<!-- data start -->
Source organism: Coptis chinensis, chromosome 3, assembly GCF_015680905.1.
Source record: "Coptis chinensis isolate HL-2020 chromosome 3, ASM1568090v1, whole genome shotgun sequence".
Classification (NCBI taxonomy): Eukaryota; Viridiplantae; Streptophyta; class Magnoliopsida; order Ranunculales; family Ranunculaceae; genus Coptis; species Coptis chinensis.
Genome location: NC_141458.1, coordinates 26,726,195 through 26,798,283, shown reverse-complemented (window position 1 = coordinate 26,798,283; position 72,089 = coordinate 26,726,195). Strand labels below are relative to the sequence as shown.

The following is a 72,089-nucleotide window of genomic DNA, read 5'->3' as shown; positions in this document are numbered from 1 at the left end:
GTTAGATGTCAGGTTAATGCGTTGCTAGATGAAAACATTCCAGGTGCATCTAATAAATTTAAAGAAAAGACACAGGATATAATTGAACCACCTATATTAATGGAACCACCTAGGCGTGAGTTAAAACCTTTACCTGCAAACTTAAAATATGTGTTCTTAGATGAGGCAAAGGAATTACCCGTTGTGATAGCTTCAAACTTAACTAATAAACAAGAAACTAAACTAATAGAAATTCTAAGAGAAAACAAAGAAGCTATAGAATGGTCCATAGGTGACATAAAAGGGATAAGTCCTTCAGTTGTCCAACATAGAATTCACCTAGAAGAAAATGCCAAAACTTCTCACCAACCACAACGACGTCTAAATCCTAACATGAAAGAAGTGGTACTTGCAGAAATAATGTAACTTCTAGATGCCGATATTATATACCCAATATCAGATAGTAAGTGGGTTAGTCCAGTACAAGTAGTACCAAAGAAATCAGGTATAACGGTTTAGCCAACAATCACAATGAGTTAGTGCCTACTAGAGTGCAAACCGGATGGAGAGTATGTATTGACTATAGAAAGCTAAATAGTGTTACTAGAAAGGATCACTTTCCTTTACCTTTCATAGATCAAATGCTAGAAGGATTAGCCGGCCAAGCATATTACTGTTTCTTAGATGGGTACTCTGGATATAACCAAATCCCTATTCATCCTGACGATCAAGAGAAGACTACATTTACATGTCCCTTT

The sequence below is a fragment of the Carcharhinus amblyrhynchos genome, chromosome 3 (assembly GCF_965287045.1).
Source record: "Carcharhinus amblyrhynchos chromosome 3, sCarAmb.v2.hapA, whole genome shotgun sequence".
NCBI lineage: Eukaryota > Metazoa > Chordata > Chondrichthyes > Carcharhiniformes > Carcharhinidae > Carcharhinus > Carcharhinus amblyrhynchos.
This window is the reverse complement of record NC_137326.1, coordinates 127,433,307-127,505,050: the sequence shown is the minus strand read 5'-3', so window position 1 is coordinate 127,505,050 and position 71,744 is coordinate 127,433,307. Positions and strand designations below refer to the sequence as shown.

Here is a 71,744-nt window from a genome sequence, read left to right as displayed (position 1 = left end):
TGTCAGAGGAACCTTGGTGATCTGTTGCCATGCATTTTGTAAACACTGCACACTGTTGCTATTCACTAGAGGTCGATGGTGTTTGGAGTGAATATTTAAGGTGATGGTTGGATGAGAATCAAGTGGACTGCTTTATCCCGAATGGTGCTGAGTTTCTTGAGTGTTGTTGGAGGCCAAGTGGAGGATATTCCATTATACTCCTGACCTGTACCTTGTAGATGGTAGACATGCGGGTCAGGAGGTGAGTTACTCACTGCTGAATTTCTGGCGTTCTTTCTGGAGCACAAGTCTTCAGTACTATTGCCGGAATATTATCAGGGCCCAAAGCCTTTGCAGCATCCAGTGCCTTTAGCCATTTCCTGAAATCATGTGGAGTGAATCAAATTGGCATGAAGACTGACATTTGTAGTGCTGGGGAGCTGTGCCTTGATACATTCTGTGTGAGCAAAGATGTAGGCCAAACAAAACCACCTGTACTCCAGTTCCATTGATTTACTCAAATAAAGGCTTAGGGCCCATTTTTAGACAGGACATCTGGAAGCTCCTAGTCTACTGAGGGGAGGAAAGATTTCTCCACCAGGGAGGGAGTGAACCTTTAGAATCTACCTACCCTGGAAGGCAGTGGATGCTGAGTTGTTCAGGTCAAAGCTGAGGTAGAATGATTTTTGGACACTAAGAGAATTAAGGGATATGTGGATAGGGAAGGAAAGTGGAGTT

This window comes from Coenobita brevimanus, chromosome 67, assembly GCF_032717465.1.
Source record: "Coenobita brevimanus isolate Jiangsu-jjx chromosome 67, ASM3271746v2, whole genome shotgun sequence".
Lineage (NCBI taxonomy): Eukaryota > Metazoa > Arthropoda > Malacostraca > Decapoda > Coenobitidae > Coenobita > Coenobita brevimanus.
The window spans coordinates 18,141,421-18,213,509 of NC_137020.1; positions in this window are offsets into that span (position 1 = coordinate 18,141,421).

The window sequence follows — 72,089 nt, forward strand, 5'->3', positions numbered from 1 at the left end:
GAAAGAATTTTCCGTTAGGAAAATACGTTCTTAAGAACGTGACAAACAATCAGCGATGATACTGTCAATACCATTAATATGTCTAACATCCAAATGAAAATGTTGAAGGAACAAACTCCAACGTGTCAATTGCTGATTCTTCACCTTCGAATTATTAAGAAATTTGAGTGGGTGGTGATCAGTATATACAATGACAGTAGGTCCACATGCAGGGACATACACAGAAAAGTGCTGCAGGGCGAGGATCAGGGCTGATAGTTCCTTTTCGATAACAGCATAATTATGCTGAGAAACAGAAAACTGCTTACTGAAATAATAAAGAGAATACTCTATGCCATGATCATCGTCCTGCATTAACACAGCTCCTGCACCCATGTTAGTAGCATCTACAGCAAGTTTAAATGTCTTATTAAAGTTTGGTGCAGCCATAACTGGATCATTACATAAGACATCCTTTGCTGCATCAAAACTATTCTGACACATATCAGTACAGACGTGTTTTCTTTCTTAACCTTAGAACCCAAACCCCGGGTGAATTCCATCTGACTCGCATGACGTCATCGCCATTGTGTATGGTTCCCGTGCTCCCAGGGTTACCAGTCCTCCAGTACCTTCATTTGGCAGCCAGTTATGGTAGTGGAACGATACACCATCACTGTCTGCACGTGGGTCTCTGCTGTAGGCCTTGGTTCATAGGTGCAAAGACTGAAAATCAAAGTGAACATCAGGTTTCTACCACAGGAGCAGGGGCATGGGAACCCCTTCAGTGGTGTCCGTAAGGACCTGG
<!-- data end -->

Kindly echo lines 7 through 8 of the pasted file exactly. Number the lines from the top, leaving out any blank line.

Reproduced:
The sequence below is a fragment of the Carcharhinus amblyrhynchos genome, chromosome 3 (assembly GCF_965287045.1).
Source record: "Carcharhinus amblyrhynchos chromosome 3, sCarAmb.v2.hapA, whole genome shotgun sequence".